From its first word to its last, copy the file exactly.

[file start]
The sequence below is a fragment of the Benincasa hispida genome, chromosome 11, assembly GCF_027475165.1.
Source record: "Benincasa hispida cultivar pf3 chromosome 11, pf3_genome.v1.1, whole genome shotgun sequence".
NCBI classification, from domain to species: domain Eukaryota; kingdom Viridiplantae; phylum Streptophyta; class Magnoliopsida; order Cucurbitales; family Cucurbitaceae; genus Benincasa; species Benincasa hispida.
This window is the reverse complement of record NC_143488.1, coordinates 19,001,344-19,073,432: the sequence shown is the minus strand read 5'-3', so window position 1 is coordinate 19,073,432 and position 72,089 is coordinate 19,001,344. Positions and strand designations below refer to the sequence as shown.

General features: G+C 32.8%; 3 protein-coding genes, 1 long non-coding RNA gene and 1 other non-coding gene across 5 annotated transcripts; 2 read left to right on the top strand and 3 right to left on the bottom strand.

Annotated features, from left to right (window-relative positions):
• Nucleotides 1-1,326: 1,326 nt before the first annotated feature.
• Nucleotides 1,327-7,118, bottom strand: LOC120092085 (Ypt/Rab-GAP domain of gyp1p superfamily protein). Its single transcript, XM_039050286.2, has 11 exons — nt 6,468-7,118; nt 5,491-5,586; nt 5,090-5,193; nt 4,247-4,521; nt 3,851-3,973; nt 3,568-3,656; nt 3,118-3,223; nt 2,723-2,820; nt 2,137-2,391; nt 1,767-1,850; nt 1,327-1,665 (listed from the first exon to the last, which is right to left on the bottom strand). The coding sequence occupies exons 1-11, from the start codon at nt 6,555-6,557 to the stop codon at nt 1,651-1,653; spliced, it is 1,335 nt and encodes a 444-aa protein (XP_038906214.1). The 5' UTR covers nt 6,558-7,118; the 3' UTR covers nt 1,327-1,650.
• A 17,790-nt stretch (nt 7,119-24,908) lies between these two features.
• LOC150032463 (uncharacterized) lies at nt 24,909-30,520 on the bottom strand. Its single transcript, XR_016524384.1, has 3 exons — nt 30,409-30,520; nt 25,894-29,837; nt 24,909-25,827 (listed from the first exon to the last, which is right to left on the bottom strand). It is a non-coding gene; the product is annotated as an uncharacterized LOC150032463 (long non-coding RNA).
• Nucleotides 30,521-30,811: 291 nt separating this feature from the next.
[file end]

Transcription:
The sequence below is a fragment of the Benincasa hispida genome, chromosome 11, assembly GCF_027475165.1.
Source record: "Benincasa hispida cultivar pf3 chromosome 11, pf3_genome.v1.1, whole genome shotgun sequence".
NCBI classification, from domain to species: domain Eukaryota; kingdom Viridiplantae; phylum Streptophyta; class Magnoliopsida; order Cucurbitales; family Cucurbitaceae; genus Benincasa; species Benincasa hispida.
This window is the reverse complement of record NC_143488.1, coordinates 19,001,344-19,073,432: the sequence shown is the minus strand read 5'-3', so window position 1 is coordinate 19,073,432 and position 72,089 is coordinate 19,001,344. Positions and strand designations below refer to the sequence as shown.

General features: G+C 32.8%; 3 protein-coding genes, 1 long non-coding RNA gene and 1 other non-coding gene across 5 annotated transcripts; 2 read left to right on the top strand and 3 right to left on the bottom strand.

Annotated features, from left to right (window-relative positions):
• Nucleotides 1-1,326: 1,326 nt before the first annotated feature.
• Nucleotides 1,327-7,118, bottom strand: LOC120092085 (Ypt/Rab-GAP domain of gyp1p superfamily protein). Its single transcript, XM_039050286.2, has 11 exons — nt 6,468-7,118; nt 5,491-5,586; nt 5,090-5,193; nt 4,247-4,521; nt 3,851-3,973; nt 3,568-3,656; nt 3,118-3,223; nt 2,723-2,820; nt 2,137-2,391; nt 1,767-1,850; nt 1,327-1,665 (listed from the first exon to the last, which is right to left on the bottom strand). The coding sequence occupies exons 1-11, from the start codon at nt 6,555-6,557 to the stop codon at nt 1,651-1,653; spliced, it is 1,335 nt and encodes a 444-aa protein (XP_038906214.1). The 5' UTR covers nt 6,558-7,118; the 3' UTR covers nt 1,327-1,650.
• A 17,790-nt stretch (nt 7,119-24,908) lies between these two features.
• LOC150032463 (uncharacterized) lies at nt 24,909-30,520 on the bottom strand. Its single transcript, XR_016524384.1, has 3 exons — nt 30,409-30,520; nt 25,894-29,837; nt 24,909-25,827 (listed from the first exon to the last, which is right to left on the bottom strand). It is a non-coding gene; the product is annotated as an uncharacterized LOC150032463 (long non-coding RNA).
• Nucleotides 30,521-30,811: 291 nt separating this feature from the next.